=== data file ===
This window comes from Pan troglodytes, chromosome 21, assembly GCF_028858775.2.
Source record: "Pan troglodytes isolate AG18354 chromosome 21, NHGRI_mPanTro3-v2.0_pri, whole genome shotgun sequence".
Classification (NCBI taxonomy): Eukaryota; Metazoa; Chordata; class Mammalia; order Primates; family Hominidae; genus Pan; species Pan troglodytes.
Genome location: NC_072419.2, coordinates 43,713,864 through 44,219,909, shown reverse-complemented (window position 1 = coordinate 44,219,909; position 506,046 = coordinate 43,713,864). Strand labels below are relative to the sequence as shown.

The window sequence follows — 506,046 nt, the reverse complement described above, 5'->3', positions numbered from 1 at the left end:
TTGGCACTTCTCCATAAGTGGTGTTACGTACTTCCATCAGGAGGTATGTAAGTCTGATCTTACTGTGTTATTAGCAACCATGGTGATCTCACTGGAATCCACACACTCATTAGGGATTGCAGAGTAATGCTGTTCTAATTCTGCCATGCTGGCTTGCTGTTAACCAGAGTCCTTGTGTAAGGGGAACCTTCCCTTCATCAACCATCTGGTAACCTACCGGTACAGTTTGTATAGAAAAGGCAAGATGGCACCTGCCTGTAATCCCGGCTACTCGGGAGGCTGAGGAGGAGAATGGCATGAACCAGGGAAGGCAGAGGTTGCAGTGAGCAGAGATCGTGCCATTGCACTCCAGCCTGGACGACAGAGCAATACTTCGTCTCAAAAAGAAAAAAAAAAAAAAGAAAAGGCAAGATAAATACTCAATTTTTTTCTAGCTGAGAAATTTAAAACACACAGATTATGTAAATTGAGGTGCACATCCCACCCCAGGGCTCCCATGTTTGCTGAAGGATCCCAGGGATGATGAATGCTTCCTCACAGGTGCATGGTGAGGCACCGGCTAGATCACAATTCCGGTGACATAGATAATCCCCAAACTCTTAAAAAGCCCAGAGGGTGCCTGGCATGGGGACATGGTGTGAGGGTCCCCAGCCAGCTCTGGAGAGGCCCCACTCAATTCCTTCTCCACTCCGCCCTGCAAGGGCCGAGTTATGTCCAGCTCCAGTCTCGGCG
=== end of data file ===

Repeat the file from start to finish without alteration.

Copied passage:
This window comes from Pan troglodytes, chromosome 21, assembly GCF_028858775.2.
Source record: "Pan troglodytes isolate AG18354 chromosome 21, NHGRI_mPanTro3-v2.0_pri, whole genome shotgun sequence".
Classification (NCBI taxonomy): Eukaryota; Metazoa; Chordata; class Mammalia; order Primates; family Hominidae; genus Pan; species Pan troglodytes.
Genome location: NC_072419.2, coordinates 43,713,864 through 44,219,909, shown reverse-complemented (window position 1 = coordinate 44,219,909; position 506,046 = coordinate 43,713,864). Strand labels below are relative to the sequence as shown.

The window sequence follows — 506,046 nt, the reverse complement described above, 5'->3', positions numbered from 1 at the left end:
TTGGCACTTCTCCATAAGTGGTGTTACGTACTTCCATCAGGAGGTATGTAAGTCTGATCTTACTGTGTTATTAGCAACCATGGTGATCTCACTGGAATCCACACACTCATTAGGGATTGCAGAGTAATGCTGTTCTAATTCTGCCATGCTGGCTTGCTGTTAACCAGAGTCCTTGTGTAAGGGGAACCTTCCCTTCATCAACCATCTGGTAACCTACCGGTACAGTTTGTATAGAAAAGGCAAGATGGCACCTGCCTGTAATCCCGGCTACTCGGGAGGCTGAGGAGGAGAATGGCATGAACCAGGGAAGGCAGAGGTTGCAGTGAGCAGAGATCGTGCCATTGCACTCCAGCCTGGACGACAGAGCAATACTTCGTCTCAAAAAGAAAAAAAAAAAAAAGAAAAGGCAAGATAAATACTCAATTTTTTTCTAGCTGAGAAATTTAAAACACACAGATTATGTAAATTGAGGTGCACATCCCACCCCAGGGCTCCCATGTTTGCTGAAGGATCCCAGGGATGATGAATGCTTCCTCACAGGTGCATGGTGAGGCACCGGCTAGATCACAATTCCGGTGACATAGATAATCCCCAAACTCTTAAAAAGCCCAGAGGGTGCCTGGCATGGGGACATGGTGTGAGGGTCCCCAGCCAGCTCTGGAGAGGCCCCACTCAATTCCTTCTCCACTCCGCCCTGCAAGGGCCGAGTTATGTCCAGCTCCAGTCTCGGCG